The reason a pull course is more interactive is that the learner is forced into choosing from the menu about what information they want.  It also caters for a far wider range of learners and different ways that learners learn.  For example you may have pull resources like audio bites, video, animation, text and even drag and drop activities that can all be used if the learner doesn't get the message we're trying to get across.  It's also much more akin to real life outside of the schooling system.  If I want to learn about something I go to the internet or I ask someone or find someone virtual or otherwise that knows more about it than me; but the way I do that may be very different from you and that's just fine.  If you want to learn then you need to find something out; and surely that's the key to learning; making the learner actually want to learn and motivated to find something out.
The hard part for us as instructional designers or elearning developers (yes, there's a difference) is that it means much of our hard work goes unappreciated.  It seems harsh that you spent hours making a really cool animation that is only going to be seen by 10% of the learners, but this is far better than forcing 90% of people to do something they don't need to do - after all their job is not to marvel at your skills in animation but to subtly appreciate your skills in designing effective learning.

I like Tom Kuhlman's approach to elearning with Articulate and now Storyline:  read this article if you want to know a bit more about this approach :)

If you haven't started designing pull training yet, give it a go.  It works great in your face to face sessions too if you know how to apply the same principles and takes a great deal of pressure off you the instructor/trainer/teacher.  If you need some help in working out what to do with this and where to start then drop me a line.. we can talk about the best tools and how to actually start designing this way.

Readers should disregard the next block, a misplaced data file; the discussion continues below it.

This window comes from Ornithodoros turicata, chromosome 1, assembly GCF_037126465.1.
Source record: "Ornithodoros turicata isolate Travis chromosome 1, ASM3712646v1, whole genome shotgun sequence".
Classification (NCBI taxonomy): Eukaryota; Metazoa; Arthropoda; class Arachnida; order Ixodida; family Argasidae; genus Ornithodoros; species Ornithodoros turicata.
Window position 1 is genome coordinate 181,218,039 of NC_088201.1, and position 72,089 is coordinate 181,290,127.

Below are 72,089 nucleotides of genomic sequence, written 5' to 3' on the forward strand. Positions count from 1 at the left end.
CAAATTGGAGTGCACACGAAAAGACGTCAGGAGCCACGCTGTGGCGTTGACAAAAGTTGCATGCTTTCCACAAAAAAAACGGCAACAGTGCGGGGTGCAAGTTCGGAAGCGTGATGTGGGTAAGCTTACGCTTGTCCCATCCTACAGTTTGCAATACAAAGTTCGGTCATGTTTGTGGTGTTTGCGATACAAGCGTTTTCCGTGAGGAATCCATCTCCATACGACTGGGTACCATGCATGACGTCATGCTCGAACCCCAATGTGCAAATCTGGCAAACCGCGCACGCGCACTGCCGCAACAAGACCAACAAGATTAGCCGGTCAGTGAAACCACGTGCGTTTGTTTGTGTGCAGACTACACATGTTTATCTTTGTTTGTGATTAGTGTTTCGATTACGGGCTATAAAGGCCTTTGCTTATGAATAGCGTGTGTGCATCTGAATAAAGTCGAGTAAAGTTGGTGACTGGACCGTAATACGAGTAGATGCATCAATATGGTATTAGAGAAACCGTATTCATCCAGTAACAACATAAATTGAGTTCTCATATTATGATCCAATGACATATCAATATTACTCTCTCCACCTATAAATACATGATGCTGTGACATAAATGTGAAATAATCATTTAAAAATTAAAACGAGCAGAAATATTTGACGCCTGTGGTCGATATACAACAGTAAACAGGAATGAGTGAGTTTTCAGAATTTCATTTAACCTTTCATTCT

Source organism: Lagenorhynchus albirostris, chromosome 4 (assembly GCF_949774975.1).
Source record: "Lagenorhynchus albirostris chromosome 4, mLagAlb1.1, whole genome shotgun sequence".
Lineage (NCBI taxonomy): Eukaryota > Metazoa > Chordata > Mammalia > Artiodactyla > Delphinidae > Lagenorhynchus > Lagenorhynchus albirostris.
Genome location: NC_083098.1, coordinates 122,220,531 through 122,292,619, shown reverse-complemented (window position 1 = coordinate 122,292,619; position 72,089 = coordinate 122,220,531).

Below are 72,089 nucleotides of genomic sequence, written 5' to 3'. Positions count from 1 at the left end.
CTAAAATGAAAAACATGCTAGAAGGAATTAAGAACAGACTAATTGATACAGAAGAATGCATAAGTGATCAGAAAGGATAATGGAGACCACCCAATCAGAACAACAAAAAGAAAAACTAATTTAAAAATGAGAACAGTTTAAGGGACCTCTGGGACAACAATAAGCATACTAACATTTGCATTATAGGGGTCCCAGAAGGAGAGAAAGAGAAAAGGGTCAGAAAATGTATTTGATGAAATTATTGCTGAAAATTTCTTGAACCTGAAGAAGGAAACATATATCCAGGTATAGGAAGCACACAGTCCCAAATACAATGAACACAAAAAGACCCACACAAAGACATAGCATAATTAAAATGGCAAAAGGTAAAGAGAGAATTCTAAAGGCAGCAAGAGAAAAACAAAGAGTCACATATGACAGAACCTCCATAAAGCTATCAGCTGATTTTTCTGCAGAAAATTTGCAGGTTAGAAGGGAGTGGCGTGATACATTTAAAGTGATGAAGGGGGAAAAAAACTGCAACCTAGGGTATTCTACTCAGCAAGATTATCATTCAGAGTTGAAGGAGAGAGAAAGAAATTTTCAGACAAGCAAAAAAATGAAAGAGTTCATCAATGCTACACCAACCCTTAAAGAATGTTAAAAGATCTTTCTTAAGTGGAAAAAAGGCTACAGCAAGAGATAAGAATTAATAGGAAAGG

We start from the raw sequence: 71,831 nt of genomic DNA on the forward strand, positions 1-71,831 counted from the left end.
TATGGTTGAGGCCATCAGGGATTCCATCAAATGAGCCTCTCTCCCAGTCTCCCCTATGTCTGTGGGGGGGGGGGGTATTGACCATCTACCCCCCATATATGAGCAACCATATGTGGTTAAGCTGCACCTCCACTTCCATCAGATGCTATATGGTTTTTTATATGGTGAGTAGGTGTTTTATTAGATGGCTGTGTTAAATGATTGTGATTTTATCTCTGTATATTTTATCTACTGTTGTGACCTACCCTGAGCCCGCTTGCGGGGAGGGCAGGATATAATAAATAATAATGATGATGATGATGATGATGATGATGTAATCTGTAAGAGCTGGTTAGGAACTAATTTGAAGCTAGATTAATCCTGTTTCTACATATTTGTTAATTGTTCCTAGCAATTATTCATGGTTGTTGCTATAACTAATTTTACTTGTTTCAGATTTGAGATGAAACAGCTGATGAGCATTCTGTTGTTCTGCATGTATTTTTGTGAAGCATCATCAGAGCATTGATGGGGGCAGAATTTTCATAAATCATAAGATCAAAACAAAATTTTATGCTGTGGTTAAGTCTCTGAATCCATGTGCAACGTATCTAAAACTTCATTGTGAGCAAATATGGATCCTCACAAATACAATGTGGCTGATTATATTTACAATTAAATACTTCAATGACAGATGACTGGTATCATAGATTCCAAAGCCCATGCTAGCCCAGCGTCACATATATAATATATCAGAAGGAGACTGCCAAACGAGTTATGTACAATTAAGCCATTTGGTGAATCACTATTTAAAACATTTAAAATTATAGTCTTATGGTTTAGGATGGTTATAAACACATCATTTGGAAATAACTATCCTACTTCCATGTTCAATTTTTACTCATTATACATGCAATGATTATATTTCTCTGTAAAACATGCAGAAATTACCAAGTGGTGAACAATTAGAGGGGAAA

As usual the opinions in my blog are always my own and if they happen to be correct that in itself is probably more by luck than judgement.  You can find me on LinkedIn or @NigelKineo on Twitter or by email:

Friday, 15 June 2012

Video Killed the Flash Developer

Sorry but I'm one of those people who once a song gets in his head it has a hard time finding its way out.  Since yesterday when a client asked me lots of questions about bringing video into their elearning modules I haven't been able to shift Video Killed the Radio Star out of my frontal lobes (don't even get me started on the irony of the song being the first video on MTV).  The follow on was that I made sure the client was aware of the time and place for video and its usage in elearning.  I wanted to make sure they understood there was a time and a place for video usage (not to mention a format and length, quality etc etc) and that it wasn't a mutually exclusive decision whereby video killed other media production; hence my dramatic title.